From FY1998–FY2008, the Office of Weapons Removal and Abatement in the U.S. Department of State’s Bureau of Political-Military Affairs (PM/WRA) provided $7,352,000 to nongovernmental organizations, including The HALO Trust (HALO), CARE International, and MAG (Mines Advisory Group) to assist in humanitarian demining, SA/LW and conventional weapons destruction (CWD), and mobile explosive-ordnance disposal (EOD) team operations.
In FY2011 PM/WRA provided grants totaling $2,325,000 as follows:
• MAG received funding for CWD and EOD operations, and limited capacity development for the Puntland Police EOD teams.
• HALO received funding for mine action and mechanical clearance activities in Somaliland to protect potential victims, restore safe access to land and infrastructure, and destroy items that could be used by terrorist groups for explosive harvesting. HALO was also funded to rehabilitate six police armories in Somaliland and provide training for the police so that the rehabilitated armories are used properly and are in line with internationally recognized standards.
• Danish Demining Group was granted funding to reduce the threat posed by landmines, ERW, and SA/LW through mine risk education, survey, and EOD in the Mudug and Galguduud regions of South central Somalia.
MAG (Mines Advisory Group) conducts mine-risk education in South Sudan. Photo courtesy of Geary Cox/CISR.
As a result of a referendum in January 2011, South Sudan became the world’s newest nation 9 July 2011. Before South Sudan’s independence, more than two decades of civil war between the government of Sudan and the Sudan People’s Liberation Army led to extensive explosive remnants of war (ERW) contamination and contributed to the illicit proliferation of small arms and light weapons (SA/LW). According to the Landmine and Cluster Munitions Monitor, as of December 2010, South Sudan has 830 remaining hazardous areas, including 68 confirmed mined areas, 567 dangerous areas, and 195 suspected hazardous areas. Additionally, evidence suggests that new mines were laid in the Jonglei, Unity, and Upper Nile provinces.
To aid in clearance efforts, the Office of Weapons Removal and Abatement in the U.S. Department of State’s Bureau of Political-Military Affairs (PM/WRA) provided $2.8 million in FY2011 as follows:
• MAG (Mines Advisory Group) received funding for an 11-person explosive-ordnance disposal (EOD) and SA/LW team and a community liaison team to remove all SA/LW and unexploded ordnance from South Sudan, as well as for survey and battle-area clearance (BAC) teams to continue operations in the Central Equatoria and Upper Nile provinces.
• Norwegian People’s Aid was granted funds for the continuation of EOD and BAC teams in the Greater Equatoria, Jonglei, and Upper Nile provinces, which allowed for the demolition of 10 stockpiles.
• The Swiss Foundation for Mine Action (FSD) continued the capacity development of the South Sudan Integrated Mine Action Center (SIMAS) with PM/WRA funding. SIMAS remains the only internationally accredited mine-action nongovernmental organization indigenous to South Sudan, and operates in Central Equatoria with two manual demining teams and one EOD team.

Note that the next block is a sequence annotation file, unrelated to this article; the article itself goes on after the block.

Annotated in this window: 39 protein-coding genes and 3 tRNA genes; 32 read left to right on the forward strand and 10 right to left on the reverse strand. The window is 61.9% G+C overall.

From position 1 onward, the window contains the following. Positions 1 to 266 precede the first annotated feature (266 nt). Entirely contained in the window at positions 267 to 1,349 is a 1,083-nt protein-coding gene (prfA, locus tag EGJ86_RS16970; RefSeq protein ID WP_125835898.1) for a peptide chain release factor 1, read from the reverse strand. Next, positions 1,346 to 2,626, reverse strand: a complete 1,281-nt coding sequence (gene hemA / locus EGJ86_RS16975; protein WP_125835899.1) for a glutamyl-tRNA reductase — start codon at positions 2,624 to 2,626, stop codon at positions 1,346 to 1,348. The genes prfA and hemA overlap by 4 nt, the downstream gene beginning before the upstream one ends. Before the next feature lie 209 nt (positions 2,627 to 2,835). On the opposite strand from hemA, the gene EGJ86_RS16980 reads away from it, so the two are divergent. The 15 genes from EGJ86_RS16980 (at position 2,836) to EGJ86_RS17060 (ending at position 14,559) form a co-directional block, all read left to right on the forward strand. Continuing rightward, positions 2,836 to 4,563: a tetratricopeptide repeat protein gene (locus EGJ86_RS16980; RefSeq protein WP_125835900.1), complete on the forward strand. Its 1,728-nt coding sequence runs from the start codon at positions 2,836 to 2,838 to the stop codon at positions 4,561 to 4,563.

PM/WRA further supports SA/LW control efforts in South Sudan through its funding of the African Great Lakes Regional Centre on Small Arms in Nairobi, Kenya.
A 22-year conflict between the government of Sudan and the Sudan People’s Liberation Army has left Sudan contaminated by landmines, explosive remnants of war (ERW), and conventional arms and munitions. The ongoing conflict in the Darfur region has also led to mine/ERW contamination. Since the late 1980s, the U.S. Government and the United Nations have been providing humanitarian assistance in Sudan. In 2005, the signing of the Comprehensive Peace Agreement ended the civil war and allowed for the arrival of a U.N. mission, which included the initiation of a program to combat the threats posed by ERW and landmine contamination. This, in turn, led to a Landmine Impact Survey in January 2009, which identified 296 affected communities affecting 2.5 million people. Then, in July 2011, South Sudan seceded from Sudan to become the world’s newest country.
To help alleviate the contamination problem, in FY2011, the Office of Weapons Removal and Abatement in the U.S. Department of State’s Bureau of Political-Military Affairs (PM/WRA) provided $1.1 million to fund the following:
• MAG (Mines Advisory Group) received support for survey and battle-area clearance (BAC) teams to continue operations in the Blue Nile and Kassala provinces. The project surveyed 14 suspected hazardous areas and released two million square meters (494 acres) to communities through Technical and Non-technical Survey.
• DanChurchAid was funded to continue support of explosive ordnance disposal, BAC, manual demining, and survey activities for a multi-task team in Southern Kordofan, clearing 60,000 square meters (almost 15 acres) of land. PM/WRA further supports SA/LW control efforts in Sudan through its funding of the African Great Lakes Regional Centre on Small Arms in Nairobi, Kenya.